Art is both an escape from politics and a reflection of politics. Artists like Yue Minjun and Ivan Navarro grew up in countries whose governments carefully monitored the behavior of their citizens, which had a profound effect on their world view.

Both of these great artists have overcome obstacles, have gained global recognition and success, although their lives and their artistic expressions are very different.

Yue Minjun

Yue Minjun is a celebrity in China, and has been an international celebrity since 2007, when  one of his works sold for $5.9 million at Sotheby’s London, making it the most expensive work garnered by a Chinese contemporary artist at auction.

Born in 1962, in Northeast China, Minjun grew up in the midst of the the Great Proletarian Cultural Revolution, a time of fear and repression for much of the population. Minjun and his family worked in oil fields in China, living a nomadic existence. Minjun had been creating drawings and paintings since the age of ten, and continued to do so even while working and traveling.

The student protests in Tiananmen Square in 1989 led to Minjun moving to a colony of artists in Hongmiao, situated in the Chaoyang district on the outskirts of Beijing, where he honed his signature style of smiling portraits.

“The laughter could be a perfect marriage with feelings.” Minjun said, in a 2015 interview, “If we have the capacity to smile throughout adversity, then our presence will become stronger, tolerant and diverse, both for the artistic culture and for the majority. The direction of my work is allegorical between human nature and our own existence. Because I have noticed that, not only in the East or in China, people are constantly facing emotional conflict.
I want to show how the individual, through painting, must remain awake, and how we need a greater understanding of the basic concepts of nature and life itself.”

Minjun is considered one of the founders of the Cynical Realism movement, that emerged after the demonstrations in Tiananmen Square. Cynical Realism is characterized by disenchantment with the social and political changes that were taking  place in China at the time, and young artists began to present a less idealistic vision of society than artists of earlier generations.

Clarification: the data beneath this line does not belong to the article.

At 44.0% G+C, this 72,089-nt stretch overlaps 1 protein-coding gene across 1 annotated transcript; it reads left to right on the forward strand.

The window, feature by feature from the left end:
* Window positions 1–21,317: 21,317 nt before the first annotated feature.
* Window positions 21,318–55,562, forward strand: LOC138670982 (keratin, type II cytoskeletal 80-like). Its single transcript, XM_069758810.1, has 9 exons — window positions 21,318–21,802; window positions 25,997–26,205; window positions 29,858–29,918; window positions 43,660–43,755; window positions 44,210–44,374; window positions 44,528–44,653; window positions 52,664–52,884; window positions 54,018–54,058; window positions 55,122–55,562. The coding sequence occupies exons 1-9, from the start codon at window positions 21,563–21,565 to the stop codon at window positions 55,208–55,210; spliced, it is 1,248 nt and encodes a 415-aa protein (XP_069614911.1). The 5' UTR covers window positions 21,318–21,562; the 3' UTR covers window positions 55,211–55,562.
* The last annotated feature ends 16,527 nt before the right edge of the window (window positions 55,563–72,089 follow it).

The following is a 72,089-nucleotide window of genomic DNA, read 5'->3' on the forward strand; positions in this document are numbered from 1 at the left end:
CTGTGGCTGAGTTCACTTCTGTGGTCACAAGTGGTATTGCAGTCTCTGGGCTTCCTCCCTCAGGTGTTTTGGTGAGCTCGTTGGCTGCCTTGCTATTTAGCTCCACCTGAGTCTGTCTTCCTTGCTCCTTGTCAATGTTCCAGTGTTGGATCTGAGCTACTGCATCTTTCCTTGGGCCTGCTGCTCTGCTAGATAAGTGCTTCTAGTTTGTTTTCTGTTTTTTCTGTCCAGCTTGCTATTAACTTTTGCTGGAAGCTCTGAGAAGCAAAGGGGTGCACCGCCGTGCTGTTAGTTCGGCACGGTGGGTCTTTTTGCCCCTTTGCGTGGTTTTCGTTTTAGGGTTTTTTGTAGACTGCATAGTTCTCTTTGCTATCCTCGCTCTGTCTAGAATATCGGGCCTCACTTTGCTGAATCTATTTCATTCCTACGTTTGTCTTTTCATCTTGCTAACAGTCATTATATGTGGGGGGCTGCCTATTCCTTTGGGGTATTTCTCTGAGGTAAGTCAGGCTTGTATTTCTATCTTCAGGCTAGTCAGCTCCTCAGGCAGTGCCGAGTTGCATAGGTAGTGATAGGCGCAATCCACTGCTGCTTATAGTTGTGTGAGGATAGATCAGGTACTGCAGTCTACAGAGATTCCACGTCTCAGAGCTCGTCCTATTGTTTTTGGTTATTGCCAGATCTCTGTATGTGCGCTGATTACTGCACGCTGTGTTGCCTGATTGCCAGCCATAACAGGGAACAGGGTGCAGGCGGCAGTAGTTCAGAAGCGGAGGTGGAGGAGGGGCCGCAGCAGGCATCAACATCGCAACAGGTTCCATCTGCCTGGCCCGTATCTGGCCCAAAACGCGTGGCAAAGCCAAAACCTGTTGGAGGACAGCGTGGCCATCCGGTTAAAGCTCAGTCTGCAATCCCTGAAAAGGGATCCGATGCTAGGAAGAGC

Yue Minjun is not just a great painter, but also a sculptor and printmaker. His works evoke feelings that are universally understood and relatable across cultures, making him not just a great Chinese artist, but a great global artist.

Ivan Navarro

Ivan Navarro was born in Santiago, Chile in 1972. He grew up during the dictatorship of General Augusto Pinochet.

Navarro’s father directed an art program at the Universidad Técnica del Estado in Santiago. He was preparing an exhibit to protest fascism on the day of Pinochet’s takeover, when soldiers tortured or killed many protestors. Navarro’s father was imprisoned for six months, but never returned to teaching.

What Navarro remembers from his childhood, was that the electricity was often shut off to keep people at home and isolated. He often uses neon lighting in his works, as well as words.

Navarro moved to New York in 1977. He enrolled in language classes, got a visa and a job restoring furniture.He would often thumb through the dictionary and keep lists of words in a notebook. “I like words that have two sides, one very ambiguous and one very objective.” he said. “It’s interesting to get better in the language and try to understand the poetic side of a word. Sometimes you get completely lost in the word you’re using.”

Navarro’s works have garnered him a world-wide audience. Ironically, Navarro was asked to represent Chile at the 2009 Venice Biennale, although he had left his country more than a decade earlier. He currently lives and works in Brooklyn, New York.

The Works of Yue Minjun and Ivan Navarro at VFA

Please contact us if you would like more information about the works of Yue Minjun, Ivan Navarro or any of the other fine art available at VFA.

Y-Jean Mun-Delsalle. Behind Internationally-Renowned Chinese Artist Yue Minjun’s Hysterical Laughter. Forbes. November 7, 2014.
Nazanin Lankarani. The Many Faces of Yue Minjun. The New York Times. December 5, 2012.
Elena Cue. Interview With Yue Minjun. Huffpost. February 16, 2015. Update December 6, 2017.
Hilarie M. Sheets. Man of Refraction. ARTnews. January 26, 2012.
Frank Moller. Politics and Art. Oxford Handbook. June 2016.
Ajay Heble, Landing on the Wrong Note: Jazz, Dissonance and Critical Practice (New York and London: Routledge, 2000), 78.